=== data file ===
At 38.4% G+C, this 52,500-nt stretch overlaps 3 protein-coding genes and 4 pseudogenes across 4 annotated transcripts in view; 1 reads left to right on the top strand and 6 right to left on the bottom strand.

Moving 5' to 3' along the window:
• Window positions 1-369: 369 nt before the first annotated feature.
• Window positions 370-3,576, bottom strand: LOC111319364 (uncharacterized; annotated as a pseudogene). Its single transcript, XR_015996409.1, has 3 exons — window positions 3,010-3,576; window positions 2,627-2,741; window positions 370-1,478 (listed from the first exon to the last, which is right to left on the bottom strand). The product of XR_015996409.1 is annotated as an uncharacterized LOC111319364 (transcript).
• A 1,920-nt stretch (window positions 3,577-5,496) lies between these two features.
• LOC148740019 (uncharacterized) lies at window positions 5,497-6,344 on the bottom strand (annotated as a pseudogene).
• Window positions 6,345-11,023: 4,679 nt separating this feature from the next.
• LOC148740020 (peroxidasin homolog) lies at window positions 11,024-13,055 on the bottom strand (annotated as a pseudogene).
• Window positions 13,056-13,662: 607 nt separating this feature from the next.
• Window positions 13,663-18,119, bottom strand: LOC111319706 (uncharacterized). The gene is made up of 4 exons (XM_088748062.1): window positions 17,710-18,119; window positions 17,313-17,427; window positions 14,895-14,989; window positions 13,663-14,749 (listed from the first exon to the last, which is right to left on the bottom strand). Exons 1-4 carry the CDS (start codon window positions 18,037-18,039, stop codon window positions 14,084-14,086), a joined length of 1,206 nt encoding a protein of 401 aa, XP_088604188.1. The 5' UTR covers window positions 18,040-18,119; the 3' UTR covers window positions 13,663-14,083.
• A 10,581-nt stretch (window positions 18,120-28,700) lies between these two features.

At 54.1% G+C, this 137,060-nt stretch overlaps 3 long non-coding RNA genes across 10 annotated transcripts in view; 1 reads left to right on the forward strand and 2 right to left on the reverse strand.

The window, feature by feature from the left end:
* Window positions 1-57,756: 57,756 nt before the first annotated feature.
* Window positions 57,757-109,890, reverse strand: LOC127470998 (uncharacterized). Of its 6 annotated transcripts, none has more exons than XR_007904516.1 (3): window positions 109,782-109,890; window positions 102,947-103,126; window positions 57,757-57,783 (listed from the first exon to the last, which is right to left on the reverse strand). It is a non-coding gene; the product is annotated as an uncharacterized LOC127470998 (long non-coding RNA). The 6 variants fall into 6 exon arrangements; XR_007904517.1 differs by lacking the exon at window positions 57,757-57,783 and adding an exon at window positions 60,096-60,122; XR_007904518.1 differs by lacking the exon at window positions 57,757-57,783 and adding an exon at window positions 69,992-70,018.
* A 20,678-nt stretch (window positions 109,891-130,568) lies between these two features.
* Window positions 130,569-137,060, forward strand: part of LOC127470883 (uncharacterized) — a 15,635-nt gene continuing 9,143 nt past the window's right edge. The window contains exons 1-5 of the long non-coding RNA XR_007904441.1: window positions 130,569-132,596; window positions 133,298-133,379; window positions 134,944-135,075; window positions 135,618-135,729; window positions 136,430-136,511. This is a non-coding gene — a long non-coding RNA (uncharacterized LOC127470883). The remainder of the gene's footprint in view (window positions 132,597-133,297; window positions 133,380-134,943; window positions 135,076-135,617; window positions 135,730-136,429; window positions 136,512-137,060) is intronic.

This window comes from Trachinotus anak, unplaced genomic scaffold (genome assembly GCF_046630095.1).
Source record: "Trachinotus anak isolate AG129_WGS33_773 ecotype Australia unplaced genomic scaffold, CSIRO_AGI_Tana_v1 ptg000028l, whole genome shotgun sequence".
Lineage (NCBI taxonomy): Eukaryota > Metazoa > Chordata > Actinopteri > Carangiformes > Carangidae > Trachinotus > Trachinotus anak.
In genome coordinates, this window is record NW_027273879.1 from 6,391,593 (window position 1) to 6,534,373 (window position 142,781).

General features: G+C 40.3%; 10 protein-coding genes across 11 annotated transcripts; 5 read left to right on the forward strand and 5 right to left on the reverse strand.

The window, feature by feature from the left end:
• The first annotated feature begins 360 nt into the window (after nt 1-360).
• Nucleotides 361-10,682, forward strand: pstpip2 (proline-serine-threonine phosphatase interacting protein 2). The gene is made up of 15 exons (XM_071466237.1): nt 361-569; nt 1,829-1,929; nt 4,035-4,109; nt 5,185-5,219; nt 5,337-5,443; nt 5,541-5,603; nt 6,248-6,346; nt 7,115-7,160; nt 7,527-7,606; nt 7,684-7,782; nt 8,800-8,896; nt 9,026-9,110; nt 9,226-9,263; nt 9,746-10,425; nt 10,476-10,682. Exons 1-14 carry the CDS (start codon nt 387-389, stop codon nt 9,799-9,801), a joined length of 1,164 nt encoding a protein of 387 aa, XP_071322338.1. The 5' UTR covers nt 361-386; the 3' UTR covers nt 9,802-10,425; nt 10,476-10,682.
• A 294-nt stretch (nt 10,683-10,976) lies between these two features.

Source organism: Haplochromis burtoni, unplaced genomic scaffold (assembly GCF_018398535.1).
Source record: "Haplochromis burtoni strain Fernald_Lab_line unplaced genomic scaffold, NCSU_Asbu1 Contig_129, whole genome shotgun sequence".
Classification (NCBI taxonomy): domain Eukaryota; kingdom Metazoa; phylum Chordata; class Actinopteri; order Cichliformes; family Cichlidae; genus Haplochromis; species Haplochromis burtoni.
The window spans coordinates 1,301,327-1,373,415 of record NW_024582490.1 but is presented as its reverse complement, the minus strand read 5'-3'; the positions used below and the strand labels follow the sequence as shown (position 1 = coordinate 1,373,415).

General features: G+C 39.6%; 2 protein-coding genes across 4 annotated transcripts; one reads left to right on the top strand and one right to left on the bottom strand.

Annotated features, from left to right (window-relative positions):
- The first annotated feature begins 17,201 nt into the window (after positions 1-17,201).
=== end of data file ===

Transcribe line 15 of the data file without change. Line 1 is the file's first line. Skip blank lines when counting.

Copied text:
* Window positions 57,757-109,890, reverse strand: LOC127470998 (uncharacterized). Of its 6 annotated transcripts, none has more exons than XR_007904516.1 (3): window positions 109,782-109,890; window positions 102,947-103,126; window positions 57,757-57,783 (listed from the first exon to the last, which is right to left on the reverse strand). It is a non-coding gene; the product is annotated as an uncharacterized LOC127470998 (long non-coding RNA). The 6 variants fall into 6 exon arrangements; XR_007904517.1 differs by lacking the exon at window positions 57,757-57,783 and adding an exon at window positions 60,096-60,122; XR_007904518.1 differs by lacking the exon at window positions 57,757-57,783 and adding an exon at window positions 69,992-70,018.